(HealthDay News) -- Anemia occurs when there aren't enough red blood cells in your blood, or they are deficient in a protein called hemoglobin. This means your red blood cells don't carry enough oxygen to the rest of the body.
Women and people with chronic disease are at greater risk of becoming anemic.
The U.S. Department of Health and Human Services offers these suggestions to help prevent anemia:
- Get plenty of iron in your diet by eating such foods as leafy green vegetables, lean red meats, iron-fortified breads and cereals, fish and dried fruits.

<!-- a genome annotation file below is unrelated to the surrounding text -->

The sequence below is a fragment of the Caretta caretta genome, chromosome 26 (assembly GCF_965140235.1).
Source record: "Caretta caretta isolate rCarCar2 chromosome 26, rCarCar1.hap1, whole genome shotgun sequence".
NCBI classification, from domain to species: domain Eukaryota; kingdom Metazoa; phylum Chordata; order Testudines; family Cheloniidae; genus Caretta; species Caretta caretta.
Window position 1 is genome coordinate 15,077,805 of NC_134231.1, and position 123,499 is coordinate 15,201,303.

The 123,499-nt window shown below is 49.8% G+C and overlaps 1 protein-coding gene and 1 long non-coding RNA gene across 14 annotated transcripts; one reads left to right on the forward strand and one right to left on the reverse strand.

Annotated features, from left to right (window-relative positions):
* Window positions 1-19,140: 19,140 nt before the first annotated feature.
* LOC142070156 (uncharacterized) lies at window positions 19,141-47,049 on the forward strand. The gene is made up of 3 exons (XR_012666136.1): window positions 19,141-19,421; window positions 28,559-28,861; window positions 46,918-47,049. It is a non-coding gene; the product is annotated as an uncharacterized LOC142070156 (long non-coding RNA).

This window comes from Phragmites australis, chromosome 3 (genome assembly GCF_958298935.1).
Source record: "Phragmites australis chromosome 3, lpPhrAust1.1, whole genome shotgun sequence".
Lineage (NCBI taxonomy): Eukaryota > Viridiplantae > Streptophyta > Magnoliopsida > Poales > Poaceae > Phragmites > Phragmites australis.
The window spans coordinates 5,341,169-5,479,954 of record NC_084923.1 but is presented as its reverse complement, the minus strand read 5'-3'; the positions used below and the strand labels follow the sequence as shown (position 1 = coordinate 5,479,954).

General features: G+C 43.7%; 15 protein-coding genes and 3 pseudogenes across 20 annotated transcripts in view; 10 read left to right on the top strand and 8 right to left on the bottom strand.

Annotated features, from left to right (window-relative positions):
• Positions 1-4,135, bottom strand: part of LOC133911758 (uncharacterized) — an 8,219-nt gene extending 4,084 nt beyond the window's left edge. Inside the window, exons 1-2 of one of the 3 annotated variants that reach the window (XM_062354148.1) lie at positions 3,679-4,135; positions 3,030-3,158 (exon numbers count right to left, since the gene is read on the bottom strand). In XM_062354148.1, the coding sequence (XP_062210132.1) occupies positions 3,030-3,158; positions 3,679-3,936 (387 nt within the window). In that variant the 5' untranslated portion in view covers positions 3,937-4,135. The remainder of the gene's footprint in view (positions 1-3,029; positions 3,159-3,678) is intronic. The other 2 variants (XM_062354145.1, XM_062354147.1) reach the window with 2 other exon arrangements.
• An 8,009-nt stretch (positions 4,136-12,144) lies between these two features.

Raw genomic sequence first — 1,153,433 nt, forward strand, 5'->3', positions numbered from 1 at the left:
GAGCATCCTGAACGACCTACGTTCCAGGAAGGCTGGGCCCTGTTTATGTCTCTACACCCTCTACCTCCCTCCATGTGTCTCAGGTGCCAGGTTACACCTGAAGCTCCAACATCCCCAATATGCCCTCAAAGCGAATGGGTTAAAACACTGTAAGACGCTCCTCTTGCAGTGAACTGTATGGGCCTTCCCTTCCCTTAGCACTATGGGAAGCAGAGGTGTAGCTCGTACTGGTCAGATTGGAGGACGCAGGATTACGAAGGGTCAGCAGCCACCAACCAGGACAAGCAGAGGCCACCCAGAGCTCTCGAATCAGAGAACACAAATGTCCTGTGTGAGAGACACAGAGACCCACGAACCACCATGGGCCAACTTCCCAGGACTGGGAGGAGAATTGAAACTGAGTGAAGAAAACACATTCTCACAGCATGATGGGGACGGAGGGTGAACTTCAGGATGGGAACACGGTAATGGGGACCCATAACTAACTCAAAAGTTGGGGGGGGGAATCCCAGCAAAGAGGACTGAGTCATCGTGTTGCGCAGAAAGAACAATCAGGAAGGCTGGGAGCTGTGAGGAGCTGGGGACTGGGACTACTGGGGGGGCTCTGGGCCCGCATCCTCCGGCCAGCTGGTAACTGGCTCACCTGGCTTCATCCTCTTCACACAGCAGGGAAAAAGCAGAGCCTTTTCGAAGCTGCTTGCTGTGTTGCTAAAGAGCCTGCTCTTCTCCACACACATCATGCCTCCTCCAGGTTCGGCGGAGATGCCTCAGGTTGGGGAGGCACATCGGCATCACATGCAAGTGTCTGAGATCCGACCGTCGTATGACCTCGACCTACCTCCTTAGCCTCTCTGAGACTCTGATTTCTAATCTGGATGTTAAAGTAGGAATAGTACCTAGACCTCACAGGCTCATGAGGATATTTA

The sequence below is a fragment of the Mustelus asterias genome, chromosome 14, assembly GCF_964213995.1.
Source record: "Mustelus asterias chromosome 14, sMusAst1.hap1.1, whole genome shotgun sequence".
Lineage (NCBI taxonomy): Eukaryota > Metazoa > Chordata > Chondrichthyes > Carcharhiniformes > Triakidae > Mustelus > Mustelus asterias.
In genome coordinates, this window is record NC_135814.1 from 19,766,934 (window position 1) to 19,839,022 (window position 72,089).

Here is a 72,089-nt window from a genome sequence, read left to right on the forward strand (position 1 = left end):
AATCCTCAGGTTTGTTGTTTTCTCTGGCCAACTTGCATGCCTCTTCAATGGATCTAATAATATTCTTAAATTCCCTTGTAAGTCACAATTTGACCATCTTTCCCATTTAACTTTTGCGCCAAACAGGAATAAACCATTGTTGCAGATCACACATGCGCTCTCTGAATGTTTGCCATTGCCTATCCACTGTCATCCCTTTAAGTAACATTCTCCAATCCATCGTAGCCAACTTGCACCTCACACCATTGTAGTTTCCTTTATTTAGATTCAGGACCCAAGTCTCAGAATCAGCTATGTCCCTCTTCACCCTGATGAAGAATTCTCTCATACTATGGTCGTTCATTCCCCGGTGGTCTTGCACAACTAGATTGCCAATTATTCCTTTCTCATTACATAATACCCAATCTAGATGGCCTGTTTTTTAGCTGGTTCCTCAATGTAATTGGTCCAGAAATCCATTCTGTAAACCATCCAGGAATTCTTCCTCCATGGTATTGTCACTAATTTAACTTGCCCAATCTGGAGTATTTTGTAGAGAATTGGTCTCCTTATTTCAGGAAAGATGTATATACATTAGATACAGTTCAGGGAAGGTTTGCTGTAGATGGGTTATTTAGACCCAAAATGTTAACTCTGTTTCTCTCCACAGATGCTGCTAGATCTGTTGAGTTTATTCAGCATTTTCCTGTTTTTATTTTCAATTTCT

- Consume foods with plenty of vitamin C, folic acid, and vitamin B12 to help your body absorb more iron.
- Avoid restrictive or fad diets that prevent a healthy balance of vitamins and minerals.
- Don't drink coffee or tea with meals. They make it more difficult for your body to absorb iron.
- Get tested for anemia every five to 10 years while in your childbearing years. If your doctor tells you that you're at greater risk of anemia, the physician may recommend annual testing.